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Atherosclerosis: a nutritional disease of childhood

      Abstract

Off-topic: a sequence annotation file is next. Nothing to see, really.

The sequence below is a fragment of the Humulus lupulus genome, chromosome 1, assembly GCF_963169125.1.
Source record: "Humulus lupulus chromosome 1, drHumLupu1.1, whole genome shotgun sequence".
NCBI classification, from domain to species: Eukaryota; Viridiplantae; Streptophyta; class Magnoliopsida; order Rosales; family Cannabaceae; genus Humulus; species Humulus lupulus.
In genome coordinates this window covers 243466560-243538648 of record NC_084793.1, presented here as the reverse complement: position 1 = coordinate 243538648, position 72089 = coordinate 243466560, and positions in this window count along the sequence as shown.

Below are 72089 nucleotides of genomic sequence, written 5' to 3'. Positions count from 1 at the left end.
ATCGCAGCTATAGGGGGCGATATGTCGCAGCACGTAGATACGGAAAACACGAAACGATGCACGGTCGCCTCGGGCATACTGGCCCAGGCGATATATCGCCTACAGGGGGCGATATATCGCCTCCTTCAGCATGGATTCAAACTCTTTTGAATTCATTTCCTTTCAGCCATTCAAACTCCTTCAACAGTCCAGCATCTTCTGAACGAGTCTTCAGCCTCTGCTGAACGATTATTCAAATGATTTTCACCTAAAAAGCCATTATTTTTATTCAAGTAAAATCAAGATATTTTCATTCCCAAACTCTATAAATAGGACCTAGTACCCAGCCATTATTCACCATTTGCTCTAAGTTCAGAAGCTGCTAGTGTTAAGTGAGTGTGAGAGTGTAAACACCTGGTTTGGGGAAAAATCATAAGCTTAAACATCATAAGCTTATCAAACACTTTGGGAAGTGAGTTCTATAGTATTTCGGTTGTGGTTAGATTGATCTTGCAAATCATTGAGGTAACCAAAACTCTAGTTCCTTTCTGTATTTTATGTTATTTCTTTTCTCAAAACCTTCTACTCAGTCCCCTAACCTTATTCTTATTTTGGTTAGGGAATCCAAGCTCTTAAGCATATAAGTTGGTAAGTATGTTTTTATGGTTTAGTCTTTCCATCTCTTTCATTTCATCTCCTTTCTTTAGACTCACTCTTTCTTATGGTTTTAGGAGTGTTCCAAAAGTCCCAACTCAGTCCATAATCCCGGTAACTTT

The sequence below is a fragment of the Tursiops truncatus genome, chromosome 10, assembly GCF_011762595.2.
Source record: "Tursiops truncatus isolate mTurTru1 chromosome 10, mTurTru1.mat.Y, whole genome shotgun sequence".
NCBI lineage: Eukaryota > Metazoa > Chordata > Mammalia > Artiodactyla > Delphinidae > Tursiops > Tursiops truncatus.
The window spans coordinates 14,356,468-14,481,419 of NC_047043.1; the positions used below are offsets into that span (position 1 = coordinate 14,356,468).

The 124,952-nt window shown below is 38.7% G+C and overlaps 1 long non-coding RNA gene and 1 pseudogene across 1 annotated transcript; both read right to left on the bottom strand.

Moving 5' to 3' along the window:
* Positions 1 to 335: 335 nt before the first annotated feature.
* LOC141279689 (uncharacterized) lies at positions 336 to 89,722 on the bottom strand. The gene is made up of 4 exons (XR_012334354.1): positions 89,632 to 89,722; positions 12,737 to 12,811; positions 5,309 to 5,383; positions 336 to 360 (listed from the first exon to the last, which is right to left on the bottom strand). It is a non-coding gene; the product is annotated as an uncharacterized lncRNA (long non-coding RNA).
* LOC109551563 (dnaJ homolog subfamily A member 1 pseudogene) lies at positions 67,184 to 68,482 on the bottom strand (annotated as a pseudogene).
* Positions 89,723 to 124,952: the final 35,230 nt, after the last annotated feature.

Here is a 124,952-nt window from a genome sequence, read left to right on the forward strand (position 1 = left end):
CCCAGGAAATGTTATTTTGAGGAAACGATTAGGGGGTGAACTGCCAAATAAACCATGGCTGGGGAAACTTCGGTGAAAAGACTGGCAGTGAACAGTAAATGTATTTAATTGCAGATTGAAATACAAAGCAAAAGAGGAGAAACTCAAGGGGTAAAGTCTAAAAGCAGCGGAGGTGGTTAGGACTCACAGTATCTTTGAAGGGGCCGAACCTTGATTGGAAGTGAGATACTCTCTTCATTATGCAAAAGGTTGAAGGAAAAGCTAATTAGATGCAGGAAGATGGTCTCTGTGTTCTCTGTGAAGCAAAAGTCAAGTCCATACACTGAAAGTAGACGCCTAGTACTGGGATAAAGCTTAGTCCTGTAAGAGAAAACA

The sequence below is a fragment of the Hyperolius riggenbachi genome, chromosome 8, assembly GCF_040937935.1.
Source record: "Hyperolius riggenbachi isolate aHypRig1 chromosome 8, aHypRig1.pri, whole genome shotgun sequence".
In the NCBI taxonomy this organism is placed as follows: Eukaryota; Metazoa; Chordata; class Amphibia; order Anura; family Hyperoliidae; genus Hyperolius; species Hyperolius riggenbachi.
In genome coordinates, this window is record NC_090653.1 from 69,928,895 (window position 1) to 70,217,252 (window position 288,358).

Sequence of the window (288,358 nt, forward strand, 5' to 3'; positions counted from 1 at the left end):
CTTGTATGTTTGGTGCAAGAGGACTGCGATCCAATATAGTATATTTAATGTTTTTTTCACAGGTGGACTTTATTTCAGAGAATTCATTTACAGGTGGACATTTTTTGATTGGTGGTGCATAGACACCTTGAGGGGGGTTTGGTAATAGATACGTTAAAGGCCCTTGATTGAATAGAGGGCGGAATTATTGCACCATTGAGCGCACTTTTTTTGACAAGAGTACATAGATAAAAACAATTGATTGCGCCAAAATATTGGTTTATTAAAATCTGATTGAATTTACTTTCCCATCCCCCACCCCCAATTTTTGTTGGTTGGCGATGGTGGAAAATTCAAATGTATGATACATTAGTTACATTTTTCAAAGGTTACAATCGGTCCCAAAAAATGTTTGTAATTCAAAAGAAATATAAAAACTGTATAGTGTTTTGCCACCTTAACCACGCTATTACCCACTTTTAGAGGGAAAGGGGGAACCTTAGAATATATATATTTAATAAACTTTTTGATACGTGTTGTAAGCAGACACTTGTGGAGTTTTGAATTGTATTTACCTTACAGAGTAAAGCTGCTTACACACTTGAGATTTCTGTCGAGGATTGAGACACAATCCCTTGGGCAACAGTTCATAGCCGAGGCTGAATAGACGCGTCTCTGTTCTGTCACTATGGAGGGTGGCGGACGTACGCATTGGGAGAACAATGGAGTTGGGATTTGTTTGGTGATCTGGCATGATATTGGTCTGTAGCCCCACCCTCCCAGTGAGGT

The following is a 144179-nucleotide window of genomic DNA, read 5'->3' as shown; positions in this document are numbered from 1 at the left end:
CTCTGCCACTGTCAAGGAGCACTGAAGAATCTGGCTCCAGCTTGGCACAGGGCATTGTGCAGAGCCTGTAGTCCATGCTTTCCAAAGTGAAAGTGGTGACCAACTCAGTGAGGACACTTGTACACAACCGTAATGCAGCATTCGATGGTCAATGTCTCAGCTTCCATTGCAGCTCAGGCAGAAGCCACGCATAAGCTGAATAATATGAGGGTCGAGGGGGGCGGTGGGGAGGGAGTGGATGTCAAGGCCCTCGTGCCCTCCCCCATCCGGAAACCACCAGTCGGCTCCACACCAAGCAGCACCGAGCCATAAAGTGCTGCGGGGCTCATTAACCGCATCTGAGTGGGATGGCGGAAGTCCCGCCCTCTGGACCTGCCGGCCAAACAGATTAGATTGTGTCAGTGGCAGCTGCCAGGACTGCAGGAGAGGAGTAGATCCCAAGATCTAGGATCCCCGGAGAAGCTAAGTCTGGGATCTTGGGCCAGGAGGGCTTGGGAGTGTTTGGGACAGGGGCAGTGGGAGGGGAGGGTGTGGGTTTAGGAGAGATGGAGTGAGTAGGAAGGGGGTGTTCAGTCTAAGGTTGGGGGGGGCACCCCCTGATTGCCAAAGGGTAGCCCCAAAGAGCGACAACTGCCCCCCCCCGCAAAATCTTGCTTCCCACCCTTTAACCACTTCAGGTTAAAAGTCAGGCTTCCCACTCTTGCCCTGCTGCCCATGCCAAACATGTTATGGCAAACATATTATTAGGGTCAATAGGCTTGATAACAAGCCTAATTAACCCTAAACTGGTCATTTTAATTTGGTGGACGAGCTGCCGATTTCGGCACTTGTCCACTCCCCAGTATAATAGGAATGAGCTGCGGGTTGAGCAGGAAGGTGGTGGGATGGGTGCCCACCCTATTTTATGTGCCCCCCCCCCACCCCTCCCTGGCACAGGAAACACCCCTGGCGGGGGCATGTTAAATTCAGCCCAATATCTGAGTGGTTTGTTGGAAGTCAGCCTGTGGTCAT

The development of coronary atherosclerosis begins in childhood. A clear relation between diet and cardiovascular disease risk has been demonstrated. Findings from the Bogalusa Heart Study indicate that most children still exceed national recommendations for intake of total and saturated fat. In addition, children’s mean total energy intake is greater than energy expenditure, contributing to the high prevalence of obesity beginning in childhood. Even in childhood, obesity often occurs with other risk factors for cardiovascular disease, such as increased blood pressure, adverse changes in serum lipoproteins, and hyperinsulinemia. This clustering of risk factors has been linked to acceleration of atherosclerotic lesions in the coronary arteries of young individuals. Decreasing the incidence of coronary artery disease in mid and late life necessitates healthy habits in nutrition and lifestyle in early life. Public health measures to favorably alter lifestyle can have a major impact on heart disease prevention and should be pursued vigorously.
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